Why watch it now
Recently, there has been a spate of reality TV shows in both the US and India. These shows are seldom objective, and often play for shock value. Much like Oliver Stone’s 1994 satire, Natural Born Killers, is about a husband and wife couple who go on a killing spree. Their escape from prison in the end is aired nationwide on TV. This was reality TV before producers caught on to the concept.
Mickey and Mallory are married and travelling across America in their trailer truck. They kill people in diners for fun. They allow one survivor from every bloodbath to tell the world it was their doing. The media loves it and makes them celebrities. Oliver Stone’s 1994 Natural Born Killers is the director’s most baroque effort; it is hard to believe he made Platoon first and went on to make Nixon, both classical style movies
When Mickey and Mallory finally land up in jail, Wayne Gale, whose TV show profiles mass murderers, rushes to interview them right there. Mickey’s views, aired nationwide, are so virulent, it precipitates a prison riot. Gale, hysterical with delight, shoots the whole carnage on camera; his show is making history now. He escapes along with Mickey and Mallory. They inform him politely that they will shoot him now. But he is the last one! Nope, the camera is. And thus reality TV was born, even before we called it so. The movie’s blood and gore, cartoon interludes, violent colours, subliminal flashes of wolves and snakes, and hysterical camera angles threaten to burst out like worms out of a can, but Stone’s tripartite screenplay somehow manages to keep it all together.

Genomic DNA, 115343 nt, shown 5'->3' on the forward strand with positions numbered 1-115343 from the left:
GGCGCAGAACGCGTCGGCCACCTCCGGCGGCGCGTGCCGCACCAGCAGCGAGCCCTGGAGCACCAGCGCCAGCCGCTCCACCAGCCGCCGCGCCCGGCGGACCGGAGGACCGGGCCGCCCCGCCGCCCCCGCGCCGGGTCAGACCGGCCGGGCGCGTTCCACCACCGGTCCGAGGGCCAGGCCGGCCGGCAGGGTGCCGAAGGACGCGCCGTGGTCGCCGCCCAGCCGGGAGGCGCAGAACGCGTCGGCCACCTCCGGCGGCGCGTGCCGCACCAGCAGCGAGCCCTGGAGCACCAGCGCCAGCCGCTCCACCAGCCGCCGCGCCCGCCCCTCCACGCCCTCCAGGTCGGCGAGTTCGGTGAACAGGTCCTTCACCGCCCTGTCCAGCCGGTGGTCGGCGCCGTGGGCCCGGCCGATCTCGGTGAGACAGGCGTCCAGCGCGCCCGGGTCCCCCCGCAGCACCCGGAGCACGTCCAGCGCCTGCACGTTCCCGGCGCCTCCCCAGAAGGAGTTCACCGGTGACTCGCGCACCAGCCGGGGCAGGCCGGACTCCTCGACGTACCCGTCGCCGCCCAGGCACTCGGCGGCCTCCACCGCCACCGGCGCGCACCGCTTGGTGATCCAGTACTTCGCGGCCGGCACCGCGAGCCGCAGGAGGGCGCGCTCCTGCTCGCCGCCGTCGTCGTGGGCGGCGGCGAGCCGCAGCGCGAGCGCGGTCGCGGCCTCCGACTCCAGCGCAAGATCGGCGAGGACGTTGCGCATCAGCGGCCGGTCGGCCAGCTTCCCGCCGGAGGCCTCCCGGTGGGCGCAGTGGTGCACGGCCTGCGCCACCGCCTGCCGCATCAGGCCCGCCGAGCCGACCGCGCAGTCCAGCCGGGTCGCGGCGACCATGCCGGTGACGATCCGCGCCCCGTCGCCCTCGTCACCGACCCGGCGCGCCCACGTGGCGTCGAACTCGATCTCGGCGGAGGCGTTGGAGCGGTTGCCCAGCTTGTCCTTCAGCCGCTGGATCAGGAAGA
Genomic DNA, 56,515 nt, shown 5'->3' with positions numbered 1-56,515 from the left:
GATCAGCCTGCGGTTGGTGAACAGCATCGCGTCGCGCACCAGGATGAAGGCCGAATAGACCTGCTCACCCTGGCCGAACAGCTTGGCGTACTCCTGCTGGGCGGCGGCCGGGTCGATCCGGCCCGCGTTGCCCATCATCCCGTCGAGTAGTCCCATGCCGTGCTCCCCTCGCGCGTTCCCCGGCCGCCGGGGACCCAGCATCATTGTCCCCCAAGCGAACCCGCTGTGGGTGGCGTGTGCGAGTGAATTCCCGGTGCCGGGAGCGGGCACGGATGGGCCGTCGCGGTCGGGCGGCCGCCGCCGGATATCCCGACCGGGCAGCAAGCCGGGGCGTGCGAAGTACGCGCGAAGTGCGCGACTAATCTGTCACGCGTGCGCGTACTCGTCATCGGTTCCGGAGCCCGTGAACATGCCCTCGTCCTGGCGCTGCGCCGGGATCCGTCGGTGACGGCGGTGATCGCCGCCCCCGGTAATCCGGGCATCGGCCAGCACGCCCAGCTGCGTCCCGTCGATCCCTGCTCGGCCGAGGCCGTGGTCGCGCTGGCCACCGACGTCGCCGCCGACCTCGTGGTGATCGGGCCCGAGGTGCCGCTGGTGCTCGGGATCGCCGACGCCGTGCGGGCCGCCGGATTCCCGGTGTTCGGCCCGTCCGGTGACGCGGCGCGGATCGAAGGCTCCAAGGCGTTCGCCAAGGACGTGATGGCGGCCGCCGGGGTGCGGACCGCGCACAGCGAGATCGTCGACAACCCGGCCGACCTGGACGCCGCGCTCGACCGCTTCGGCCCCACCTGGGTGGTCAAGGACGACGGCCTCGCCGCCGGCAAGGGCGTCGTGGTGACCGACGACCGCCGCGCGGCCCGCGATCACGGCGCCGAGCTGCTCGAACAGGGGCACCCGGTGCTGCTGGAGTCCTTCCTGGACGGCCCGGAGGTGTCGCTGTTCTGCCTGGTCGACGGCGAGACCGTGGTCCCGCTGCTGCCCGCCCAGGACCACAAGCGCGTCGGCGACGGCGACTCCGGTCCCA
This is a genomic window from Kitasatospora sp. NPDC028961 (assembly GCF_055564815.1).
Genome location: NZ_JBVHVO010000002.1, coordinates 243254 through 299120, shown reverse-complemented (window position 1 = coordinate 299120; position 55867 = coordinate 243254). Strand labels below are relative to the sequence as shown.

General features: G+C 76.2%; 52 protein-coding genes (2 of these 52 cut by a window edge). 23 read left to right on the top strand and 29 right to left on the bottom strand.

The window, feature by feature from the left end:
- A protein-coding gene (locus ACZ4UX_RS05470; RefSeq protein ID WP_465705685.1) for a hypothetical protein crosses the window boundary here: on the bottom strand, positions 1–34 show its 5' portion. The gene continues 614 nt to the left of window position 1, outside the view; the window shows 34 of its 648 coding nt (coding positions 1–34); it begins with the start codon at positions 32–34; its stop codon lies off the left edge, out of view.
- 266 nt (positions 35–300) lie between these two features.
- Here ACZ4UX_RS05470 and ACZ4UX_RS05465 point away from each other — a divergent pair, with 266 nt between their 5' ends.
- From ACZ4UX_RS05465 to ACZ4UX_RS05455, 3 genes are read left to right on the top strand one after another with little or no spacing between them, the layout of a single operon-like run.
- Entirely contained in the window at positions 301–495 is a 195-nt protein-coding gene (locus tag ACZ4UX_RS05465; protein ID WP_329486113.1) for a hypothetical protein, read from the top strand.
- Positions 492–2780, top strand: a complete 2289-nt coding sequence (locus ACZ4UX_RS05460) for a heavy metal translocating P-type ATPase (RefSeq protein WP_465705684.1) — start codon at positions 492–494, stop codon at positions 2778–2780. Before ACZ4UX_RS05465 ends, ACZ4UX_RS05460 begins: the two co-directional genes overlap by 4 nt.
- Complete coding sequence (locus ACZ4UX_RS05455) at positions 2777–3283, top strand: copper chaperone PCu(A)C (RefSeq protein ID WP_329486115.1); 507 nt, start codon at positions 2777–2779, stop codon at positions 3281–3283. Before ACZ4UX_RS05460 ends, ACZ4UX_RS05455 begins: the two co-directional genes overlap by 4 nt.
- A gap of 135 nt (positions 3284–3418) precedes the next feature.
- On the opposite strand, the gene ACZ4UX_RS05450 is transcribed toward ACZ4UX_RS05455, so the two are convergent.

This is not tragedy; it is satire. Mickey and Mallory are not sympathetic villains and the movie ends with them back on their trailer truck, now with kids. Stone is too busy laughing at the media and at a society that admires mass murderers. While we shiver.